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Demand for new private homes surges 54% on-month in August [17-09-2013]  
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SINGAPORE : Demand for new private homes rebounded in August after lacklustre sales in July.

Figures from the Urban Redevelopment Authority released on Monday show that sales were up nearly 54 percent on-month to 742 units in August, excluding executive condominiums.

But some analysts say that is still dismal compared to the 1,427 units sold in the same period last year.

Mass market residential properties continued to dominate sales last month.

The Tembusu, a freehold development at Tampines Road, was the top seller, moving 218 units at a median price of S$1,547 per square foot (psf).

It was the top selling project, followed by Kensington Square which sold 61 out of 112 residential units at a median price of $1,511 psf.

Christine Li, Head of Research & Consultancy at OrangeTee said, "Both projects were launched in August, and have achieved a take-up rate of 65 percent and 54 percent respectively in one month. This shows that there is still strong demand for attractively priced projects in good locations."

And it helped to boost overall home sales last month.

Analysts say the slight recovery in transaction volume in August was driven by an increase in the number of new launches as well as some home buyers returning to the market after completing their mortgage assessment under the total debt servicing ratio framework, which was introduced in end-June 2013.

Despite the property loan curbs and the Hungry Ghost Festival, developers placed 927 new units for sale in August, up 66 percent compared to July.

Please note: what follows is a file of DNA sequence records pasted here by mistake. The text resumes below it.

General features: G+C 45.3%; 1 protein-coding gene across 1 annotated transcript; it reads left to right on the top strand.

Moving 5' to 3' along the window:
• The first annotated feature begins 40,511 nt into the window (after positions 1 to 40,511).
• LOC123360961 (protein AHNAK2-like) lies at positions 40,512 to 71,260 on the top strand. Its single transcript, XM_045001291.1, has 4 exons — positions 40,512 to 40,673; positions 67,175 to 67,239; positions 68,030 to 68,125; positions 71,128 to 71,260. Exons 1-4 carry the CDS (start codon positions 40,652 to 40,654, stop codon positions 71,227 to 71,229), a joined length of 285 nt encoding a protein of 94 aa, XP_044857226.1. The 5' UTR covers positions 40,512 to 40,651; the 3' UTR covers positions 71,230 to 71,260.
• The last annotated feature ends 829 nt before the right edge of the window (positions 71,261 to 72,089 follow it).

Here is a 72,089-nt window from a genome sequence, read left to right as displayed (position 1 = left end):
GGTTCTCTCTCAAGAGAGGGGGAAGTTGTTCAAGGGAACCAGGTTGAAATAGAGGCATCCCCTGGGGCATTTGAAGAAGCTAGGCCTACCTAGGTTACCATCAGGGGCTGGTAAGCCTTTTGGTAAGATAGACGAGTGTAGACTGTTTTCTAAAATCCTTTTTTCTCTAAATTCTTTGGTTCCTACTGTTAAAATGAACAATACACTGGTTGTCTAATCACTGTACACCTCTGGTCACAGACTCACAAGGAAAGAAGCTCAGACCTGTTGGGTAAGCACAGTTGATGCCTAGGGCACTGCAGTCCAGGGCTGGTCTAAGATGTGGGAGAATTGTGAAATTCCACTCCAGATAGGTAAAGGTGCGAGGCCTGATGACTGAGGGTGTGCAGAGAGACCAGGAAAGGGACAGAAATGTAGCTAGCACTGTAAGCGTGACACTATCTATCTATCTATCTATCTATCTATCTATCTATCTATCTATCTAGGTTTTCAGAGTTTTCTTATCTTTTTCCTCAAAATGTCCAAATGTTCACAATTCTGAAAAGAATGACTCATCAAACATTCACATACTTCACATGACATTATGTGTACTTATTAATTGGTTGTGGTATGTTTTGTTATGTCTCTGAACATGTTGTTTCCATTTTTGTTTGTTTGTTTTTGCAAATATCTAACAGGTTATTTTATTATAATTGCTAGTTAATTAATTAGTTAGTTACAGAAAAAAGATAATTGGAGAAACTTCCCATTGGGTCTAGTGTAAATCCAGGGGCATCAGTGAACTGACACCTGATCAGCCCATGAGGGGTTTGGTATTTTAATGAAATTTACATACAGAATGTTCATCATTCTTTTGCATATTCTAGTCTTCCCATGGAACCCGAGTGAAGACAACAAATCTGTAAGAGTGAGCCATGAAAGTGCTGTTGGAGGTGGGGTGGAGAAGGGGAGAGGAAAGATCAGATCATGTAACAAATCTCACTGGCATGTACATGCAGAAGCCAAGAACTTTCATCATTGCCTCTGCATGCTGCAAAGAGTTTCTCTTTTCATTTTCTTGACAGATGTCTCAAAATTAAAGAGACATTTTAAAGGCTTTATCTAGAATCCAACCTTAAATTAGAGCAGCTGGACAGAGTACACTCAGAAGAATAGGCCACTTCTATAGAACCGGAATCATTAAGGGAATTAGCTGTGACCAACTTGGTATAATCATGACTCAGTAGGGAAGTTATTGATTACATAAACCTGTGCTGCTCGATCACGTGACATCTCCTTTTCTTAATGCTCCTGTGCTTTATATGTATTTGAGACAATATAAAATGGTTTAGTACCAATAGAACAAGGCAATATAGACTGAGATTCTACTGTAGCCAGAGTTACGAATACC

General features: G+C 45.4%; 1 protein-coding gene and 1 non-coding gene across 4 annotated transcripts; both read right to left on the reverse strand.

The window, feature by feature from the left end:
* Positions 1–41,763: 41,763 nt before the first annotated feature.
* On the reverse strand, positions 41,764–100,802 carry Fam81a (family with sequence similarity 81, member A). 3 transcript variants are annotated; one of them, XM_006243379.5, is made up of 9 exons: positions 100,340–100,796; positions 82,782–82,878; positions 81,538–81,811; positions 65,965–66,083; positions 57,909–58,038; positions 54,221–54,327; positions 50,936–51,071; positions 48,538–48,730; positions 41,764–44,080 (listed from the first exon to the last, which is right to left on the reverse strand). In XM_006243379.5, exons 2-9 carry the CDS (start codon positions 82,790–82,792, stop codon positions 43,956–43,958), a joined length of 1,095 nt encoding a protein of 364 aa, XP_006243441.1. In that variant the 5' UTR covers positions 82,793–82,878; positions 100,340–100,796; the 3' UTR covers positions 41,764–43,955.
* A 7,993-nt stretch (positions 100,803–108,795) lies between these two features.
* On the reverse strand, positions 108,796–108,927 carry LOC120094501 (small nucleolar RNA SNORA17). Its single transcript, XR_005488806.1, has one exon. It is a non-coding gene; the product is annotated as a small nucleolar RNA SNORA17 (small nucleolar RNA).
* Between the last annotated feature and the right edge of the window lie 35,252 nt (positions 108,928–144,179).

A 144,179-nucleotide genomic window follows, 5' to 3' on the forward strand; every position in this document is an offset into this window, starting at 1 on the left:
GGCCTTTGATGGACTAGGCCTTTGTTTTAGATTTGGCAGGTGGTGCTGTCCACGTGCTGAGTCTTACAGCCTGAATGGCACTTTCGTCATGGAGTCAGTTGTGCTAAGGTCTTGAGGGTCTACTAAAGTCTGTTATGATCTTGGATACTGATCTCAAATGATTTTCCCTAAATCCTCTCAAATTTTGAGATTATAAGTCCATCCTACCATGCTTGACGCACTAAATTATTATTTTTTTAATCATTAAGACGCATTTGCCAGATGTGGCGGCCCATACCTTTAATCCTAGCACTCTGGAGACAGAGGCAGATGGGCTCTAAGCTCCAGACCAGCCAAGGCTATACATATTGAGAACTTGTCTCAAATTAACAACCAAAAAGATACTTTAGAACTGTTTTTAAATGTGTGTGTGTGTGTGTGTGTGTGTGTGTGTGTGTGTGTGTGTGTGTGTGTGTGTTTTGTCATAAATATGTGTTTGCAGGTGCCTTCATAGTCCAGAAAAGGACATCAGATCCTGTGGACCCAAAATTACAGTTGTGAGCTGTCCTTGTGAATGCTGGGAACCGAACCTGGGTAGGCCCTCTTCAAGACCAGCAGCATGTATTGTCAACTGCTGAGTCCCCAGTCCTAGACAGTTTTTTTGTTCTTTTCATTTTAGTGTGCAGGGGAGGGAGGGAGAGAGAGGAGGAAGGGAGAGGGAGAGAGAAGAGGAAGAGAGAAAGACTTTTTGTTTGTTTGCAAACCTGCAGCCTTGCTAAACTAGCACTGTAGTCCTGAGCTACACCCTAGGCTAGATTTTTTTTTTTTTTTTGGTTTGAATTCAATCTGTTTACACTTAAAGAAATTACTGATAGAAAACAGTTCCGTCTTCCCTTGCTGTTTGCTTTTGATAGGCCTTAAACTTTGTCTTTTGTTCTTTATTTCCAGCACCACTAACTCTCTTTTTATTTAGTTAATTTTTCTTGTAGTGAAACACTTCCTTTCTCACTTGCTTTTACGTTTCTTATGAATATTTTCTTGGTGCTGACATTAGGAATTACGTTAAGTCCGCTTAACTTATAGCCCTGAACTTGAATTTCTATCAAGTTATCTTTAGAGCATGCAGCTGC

Going forward, some analysts expect sales to remain muted for the rest of the year with about 700 to 800 units of new private homes to be sold per month, bringing the total transaction volume for the year to between 14,000 and 16,000 units, down from the 22,000 units sold in 2012.

Some analysts say private home prices should still hold up in the third quarter...

But they could come under some pressure, especially in the high-end segment if demand continues to be weak.

Alice Tan, Associate Director & Head, Consultancy & Research, Knight Frank, said: "We could expect developers to be more aggressive in their marketing strategies, either by launching interesting design concepts or they may look at pricing levels so as to improve sales performance. The market is in a wait and see situation right now, whereby buyers are still looking out for properties within their budget (while) at the same time developers are also exploring what would be the best price level for their project."

Sales for executive condominiums, however, have been impressive, accounting for nearly half of the total monthly sales.

Of the 1,468 new units sold in August, 726 units were executive condominiums.

Some market watchers say concerns over a price increase in the future could have spurred such sales.

Donald Han, Managing Director, Chesterton Singapore, said: "We are potentially looking at prices moving upwards by about 10 percent if there are no policy changes on EC, then demand should be fairly stable. So long as developers are able to go out there in the market and get two times over-subscription, that is a fairly strong number which means when you are ready to sell, you should hit 50-60 percent."

The best selling EC projects in August were Ecopolitan at Punggol with 335 units sold and Lush Acres at Sengkang, selling 311 units.

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